Old Wives’ Tale: Hot Baths Make You Impotent
After a day’s work, nothing is more relaxing than taking five in your gym’s hot tub. It lowers stress, relaxes tense muscles, and kills your sperm. Truly.
Exposing your boys to just thirty minutes of ‘wet heat’ a week is enough to lower your sperm count to almost non-existence. In a Californian study, doctors recruited a bunch of hot tub addicts and asked them to steer clear of hot baths for a year or so. After just three months, nearly half the guys involved saw their sperm count increase by 491 percent—a transformation that puts them on the ‘John Shaft’ scale of sexual potency. It’s not just Jacuzzi’s either, various studies have also linked TV watching and being French with a low sperm count. So yeah, if you want to ever conceive, give up doing everything you love now.
Old Wives’ Tale: You Can Tell Someone’s Sexuality By Looking At Them
We all have that friend who won’t shut up about their ‘awesome’ gaydar, even though in 2013 we all know that gay people look like everyone else. Well, bad news—turns out science is on your annoying friend’s side.
In 2000, a Californian study found a correlation between finger length and sexuality. Specifically, they concluded that men with short index and long ring fingers tended to be straight, while those with fingers of similar length tended to be gay. Even weirder was a 2004 study that found you could tell if someone was gay by looking at their hair. According to the paper, an anti-clockwise swirl around your crown means you’re more likely to enjoy same-sex action. Before you go rushing out to check everyone you know, bear in mind the percentage of gay people with the anti-clockwise swirl was under thirty. It’s only when compared to the 8.4 percent of straight people that it becomes significant—though probably less reliable than just simply asking.
Old Wives’ Tale: Chicken Soup Fights Colds
Chicken soup really does fight colds. According to multiple studies, it’s basically kryptonite for respiratory viruses, only easier to come by and vastly more delicious. Like so much on this list, scientists stop short of telling us exactly why or how, but there are a couple of theories. One is that it somehow slows your white blood cells, reducing the symptoms of your immune system. Another is that the compound carnosine soothes inflammation while strengthening the little hair follicles in your nose that look gross but are actually preventing you from catching all the viruses. So . . . chalk another point up to grandmothers.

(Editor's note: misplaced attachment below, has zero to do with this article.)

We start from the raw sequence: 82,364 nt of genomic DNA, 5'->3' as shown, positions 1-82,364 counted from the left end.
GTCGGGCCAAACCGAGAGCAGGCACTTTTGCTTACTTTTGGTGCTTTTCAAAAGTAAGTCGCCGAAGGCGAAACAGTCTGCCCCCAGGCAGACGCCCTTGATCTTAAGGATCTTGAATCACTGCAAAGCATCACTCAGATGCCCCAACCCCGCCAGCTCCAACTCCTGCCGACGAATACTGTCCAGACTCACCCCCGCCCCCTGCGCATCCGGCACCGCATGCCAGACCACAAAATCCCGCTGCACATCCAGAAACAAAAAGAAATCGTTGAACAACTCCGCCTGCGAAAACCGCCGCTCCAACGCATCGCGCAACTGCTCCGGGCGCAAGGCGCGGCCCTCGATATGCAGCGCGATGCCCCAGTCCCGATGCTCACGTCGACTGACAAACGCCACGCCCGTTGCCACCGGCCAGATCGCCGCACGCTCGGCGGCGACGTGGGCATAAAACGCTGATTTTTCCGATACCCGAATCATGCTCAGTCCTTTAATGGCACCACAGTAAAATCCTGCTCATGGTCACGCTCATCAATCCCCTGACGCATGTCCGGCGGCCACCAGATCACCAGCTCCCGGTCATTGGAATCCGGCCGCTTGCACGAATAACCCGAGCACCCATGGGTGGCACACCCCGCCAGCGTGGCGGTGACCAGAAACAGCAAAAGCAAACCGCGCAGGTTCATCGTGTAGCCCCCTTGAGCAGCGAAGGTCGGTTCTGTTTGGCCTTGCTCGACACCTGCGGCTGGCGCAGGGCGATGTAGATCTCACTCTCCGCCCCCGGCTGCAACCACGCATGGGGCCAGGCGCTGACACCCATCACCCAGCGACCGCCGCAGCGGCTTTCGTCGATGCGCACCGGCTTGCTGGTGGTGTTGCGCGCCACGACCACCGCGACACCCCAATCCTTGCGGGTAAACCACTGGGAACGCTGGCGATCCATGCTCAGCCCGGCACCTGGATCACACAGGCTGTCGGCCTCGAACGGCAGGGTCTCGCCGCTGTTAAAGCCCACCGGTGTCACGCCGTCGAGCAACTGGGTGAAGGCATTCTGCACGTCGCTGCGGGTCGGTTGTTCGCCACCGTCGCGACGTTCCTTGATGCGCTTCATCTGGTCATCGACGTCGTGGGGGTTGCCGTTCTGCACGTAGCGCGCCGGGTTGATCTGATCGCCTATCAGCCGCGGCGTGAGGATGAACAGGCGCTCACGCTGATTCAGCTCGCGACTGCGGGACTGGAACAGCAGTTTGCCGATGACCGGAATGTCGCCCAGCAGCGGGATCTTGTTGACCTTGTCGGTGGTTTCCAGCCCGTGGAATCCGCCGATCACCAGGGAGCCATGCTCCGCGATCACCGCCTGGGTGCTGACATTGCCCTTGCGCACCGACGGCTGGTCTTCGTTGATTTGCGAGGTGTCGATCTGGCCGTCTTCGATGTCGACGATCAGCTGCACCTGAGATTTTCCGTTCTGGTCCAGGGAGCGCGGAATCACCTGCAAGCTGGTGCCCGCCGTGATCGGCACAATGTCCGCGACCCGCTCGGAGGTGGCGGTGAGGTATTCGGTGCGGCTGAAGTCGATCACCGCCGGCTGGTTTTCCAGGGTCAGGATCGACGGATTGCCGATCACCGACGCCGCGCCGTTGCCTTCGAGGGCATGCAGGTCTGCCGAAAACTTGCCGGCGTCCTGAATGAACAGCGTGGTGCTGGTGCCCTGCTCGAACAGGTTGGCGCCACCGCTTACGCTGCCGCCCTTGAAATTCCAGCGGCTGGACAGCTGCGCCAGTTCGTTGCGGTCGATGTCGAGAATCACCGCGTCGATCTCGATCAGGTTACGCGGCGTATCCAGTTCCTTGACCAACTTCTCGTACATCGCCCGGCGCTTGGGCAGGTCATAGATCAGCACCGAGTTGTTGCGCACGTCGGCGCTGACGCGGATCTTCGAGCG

Old Wives’ Tale: Fat People Are Jolly
Aside from being dead, John Candy and John Belushi both have one thing in common: they’re hilarious. Ever since Animal House, we’ve known with fundamental certainty that fat guys are life-loving party animals, no matter how often we hear about the link between obesity and depression. And guess what? Science has proved us right!
Well, sort of. A study published late last year concluded variants of the gene FTO raised the risk of obesity while lowering risk of depression in certain people. While that’s great news for a fat guy with those genes, it’s less reassuring for those whose waistline has nothing to do with genetics and everything to do with McDonalds. Also, it’s worth noting that the subjects’ risk of depression was only eight percent lower than those without the gene—which isn’t a great pay-off, statistically speaking.
Old Wives’ Tale: Cheese Gives You Weird Dreams
In a list of ‘scientifically valuable studies’, one funded by the British Cheese Board about cheese dreams would probably rank on an entirely separate list simply labelled ‘no.’ But luckily their findings were awesome, so I’m including it anyway.
According to the ‘study’, 200 volunteers stuffed their faces with cheese before bed and recorded their dreams the following morning. Amazingly, the cheese they ate appeared to affect the type of dreams they had. Those who chowed down on Stilton reported intense, weird dreams, while Red Leicester lovers had nostalgic dreams about the past. Those who ate Cheddar were more likely to dream about celebrities. If this all sounds like a stupid PR stunt to get you buying cheese, that’s because it probably is—but any press release that includes the words ‘one man reported having a drunken conversation with a dog’ needs to be seen by as many people as possible.